One of things to remember about the articles that you collect is, tamper with them at your peril. A case in point are Leica cameras issued to the armed forces during the war. The cameras were stamped with the swastikas and military marking of the Third Reich. After the war officers who were issued with them thought that they should rid the objects of their Nazi markings and went to great lengths to remove the markings. The effect was to reduce the value of the series IIIc cameras to £300, while those that had not been touch soared in value to £1,500.
In the photographic world Leica cameras are not to be bettered. The German company was formed in 1925 and since then its products have been highly valued. The older models are prized by collectors, and ten years ago the price of vintage cameras began to increase.
So what should one buy for investment and pleasure? Go for quality and buy rare models. Older models attract higher prices at auctions, but you have to be selective. Not everything that is old will attract interest and subsequently a high price at auction. What happened in the British market place can act as an illustration for the Leica M3 which could have been bought for a few hundred pounds in 1987 then soared to just under a thousand pound last year, but is now only fetching about seven hundred pounds. Its buyer beware if you are collecting for investment and not pleasurable interest. Selling between countries has an effect on prices so the various interest rates must be watched and taken into account when putting items into sales. For instance when the yen drops 20% it will have the same effect on the resale price of the item being sold.
Now lets look at where the camera has come from. The Daguerrotype was the first commercial camera, now found only found in museums, very few come to the auction room and their value can only be guessed at.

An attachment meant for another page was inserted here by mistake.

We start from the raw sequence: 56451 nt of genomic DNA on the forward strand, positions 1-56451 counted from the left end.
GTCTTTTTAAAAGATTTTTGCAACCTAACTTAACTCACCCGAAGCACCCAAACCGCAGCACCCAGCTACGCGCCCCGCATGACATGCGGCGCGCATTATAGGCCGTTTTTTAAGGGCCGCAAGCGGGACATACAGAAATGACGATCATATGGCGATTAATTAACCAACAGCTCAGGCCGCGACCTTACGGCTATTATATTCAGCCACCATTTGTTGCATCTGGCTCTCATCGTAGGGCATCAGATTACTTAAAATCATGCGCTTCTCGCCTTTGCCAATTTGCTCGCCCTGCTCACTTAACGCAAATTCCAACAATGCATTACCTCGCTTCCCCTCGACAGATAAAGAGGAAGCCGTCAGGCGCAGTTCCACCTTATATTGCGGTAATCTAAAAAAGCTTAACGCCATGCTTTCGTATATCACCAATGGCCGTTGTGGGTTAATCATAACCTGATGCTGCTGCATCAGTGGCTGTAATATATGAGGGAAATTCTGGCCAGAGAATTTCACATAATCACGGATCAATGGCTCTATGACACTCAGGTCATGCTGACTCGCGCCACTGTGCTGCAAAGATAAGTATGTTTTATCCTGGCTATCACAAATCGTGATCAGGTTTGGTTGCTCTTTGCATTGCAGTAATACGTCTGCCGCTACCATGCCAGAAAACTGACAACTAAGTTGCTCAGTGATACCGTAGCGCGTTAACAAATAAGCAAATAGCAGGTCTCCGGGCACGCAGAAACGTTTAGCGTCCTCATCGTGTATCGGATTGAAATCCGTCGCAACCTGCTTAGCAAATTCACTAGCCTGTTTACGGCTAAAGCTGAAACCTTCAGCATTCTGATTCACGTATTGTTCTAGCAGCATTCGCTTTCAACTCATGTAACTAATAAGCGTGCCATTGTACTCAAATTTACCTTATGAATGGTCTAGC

Early Ross and Fellows mahogany and brass wet plate cameras made in the period around 1850 to 1870 sometimes appear in sale catalogues and fetch about £3,500.
The first mass produced camera was made by George Eastman and called the Brownie Kodak. It consisted of a cloth covered box with a lens and a shutter and was so cheap that everyone could take their own pictures. Today these cameras can be found for between £5 and £10 and are photographic history.
It was 1925 when the first 35mm cameras appeared that have become todays standard format, although these may be on their way into history with the new digital computer technology in ascendance. Those who have been collecting these, as many have, may now see their investment in history start to pay off.
What is interesting about cameras is the variety. Everyone has seen a folding camera, but few, I suspect, have seen the twin lens reflex models. In fact some people are turning back to these older cameras to take today's pictures. Computer technology has taken the thinking out of cameras.
One of the most expensive cameras bought at auction was a very rare Lumiere 8 x 38cm which was made in Paris and sold at Christies in 1990 for £11,000. Its full description was a Periphote panoramic camera with polished nickel and aluminium body with Jarret, Paris anastigmat lens.
So, whatever your reason for wanting to buy a vintage camera, where do you go? Christies, the auctioneers, hold nine photographic equipment sales a year and in 1996 sold 4,000 cameras worth a total of £2.7 million pounds. Not far away across the road from the British Museum in Londons Bloomsbury are three shops which are the centre of the British photographic world and are located in Pied Bull Yard off Great Russell Street. One is the Classic Collection, another the The Rear Camera Company and the third is Jessop Classic Photographica, the only one that will buy equipment, but all three will sell cameras on a 20% commission. All three shops are filled with vintage cameras, lenses and books.
German made Voigtlanders are a present under valued, with prices ranging from £250 for a Vitessa I to £60 for a Bessa 66 folding camera, a make that will almost certainly rise in value through the years.
Cameras built just before the second world war, such as the Leica IIIs, are selling for upwards of £250 in mint condition and in their original box they can fetch £600.
Anther side of the market you may like to look at is cine cameras which have now been superseded by the video camera. The cameras have been thrown out and and can be picked up cheaply and will in time rise in value, but the same rules apply, be selective and read all you can about this side of photography.
A 35mm mahogany cased, hand cranked, cinematographic camera with brass binding strips and two internal mahogany W. K. Co Ltd (Williamson Kinematograph Co Ltd) film magazines fetched £825 at Christies in 1990.
As with all collecting and investing, do your homework before you buy for the final decision is yours. Good hunting.